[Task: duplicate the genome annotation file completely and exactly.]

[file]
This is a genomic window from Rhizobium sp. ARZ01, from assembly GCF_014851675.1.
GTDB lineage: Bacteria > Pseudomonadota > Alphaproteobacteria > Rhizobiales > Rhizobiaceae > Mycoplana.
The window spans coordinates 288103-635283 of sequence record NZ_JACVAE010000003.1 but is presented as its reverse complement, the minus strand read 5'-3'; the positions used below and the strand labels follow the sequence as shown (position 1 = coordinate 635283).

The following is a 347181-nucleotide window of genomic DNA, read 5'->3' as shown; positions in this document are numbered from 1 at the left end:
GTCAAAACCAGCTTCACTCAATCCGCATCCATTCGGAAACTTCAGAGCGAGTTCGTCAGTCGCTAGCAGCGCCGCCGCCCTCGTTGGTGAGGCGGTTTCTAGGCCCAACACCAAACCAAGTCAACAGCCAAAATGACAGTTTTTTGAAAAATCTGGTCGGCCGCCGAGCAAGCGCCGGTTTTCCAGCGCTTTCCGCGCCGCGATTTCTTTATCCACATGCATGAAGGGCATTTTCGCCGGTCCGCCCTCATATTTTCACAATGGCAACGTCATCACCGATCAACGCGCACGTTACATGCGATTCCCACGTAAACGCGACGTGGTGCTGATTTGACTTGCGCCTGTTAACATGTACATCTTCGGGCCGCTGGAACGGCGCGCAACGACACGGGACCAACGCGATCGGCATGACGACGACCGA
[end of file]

This is a genomic window from Rhizobium sp. ARZ01, from assembly GCF_014851675.1.
GTDB lineage: Bacteria > Pseudomonadota > Alphaproteobacteria > Rhizobiales > Rhizobiaceae > Mycoplana.
The window spans coordinates 288103-635283 of sequence record NZ_JACVAE010000003.1 but is presented as its reverse complement, the minus strand read 5'-3'; the positions used below and the strand labels follow the sequence as shown (position 1 = coordinate 635283).

The following is a 347181-nucleotide window of genomic DNA, read 5'->3' as shown; positions in this document are numbered from 1 at the left end:
GTCAAAACCAGCTTCACTCAATCCGCATCCATTCGGAAACTTCAGAGCGAGTTCGTCAGTCGCTAGCAGCGCCGCCGCCCTCGTTGGTGAGGCGGTTTCTAGGCCCAACACCAAACCAAGTCAACAGCCAAAATGACAGTTTTTTGAAAAATCTGGTCGGCCGCCGAGCAAGCGCCGGTTTTCCAGCGCTTTCCGCGCCGCGATTTCTTTATCCACATGCATGAAGGGCATTTTCGCCGGTCCGCCCTCATATTTTCACAATGGCAACGTCATCACCGATCAACGCGCACGTTACATGCGATTCCCACGTAAACGCGACGTGGTGCTGATTTGACTTGCGCCTGTTAACATGTACATCTTCGGGCCGCTGGAACGGCGCGCAACGACACGGGACCAACGCGATCGGCATGACGACGACCGA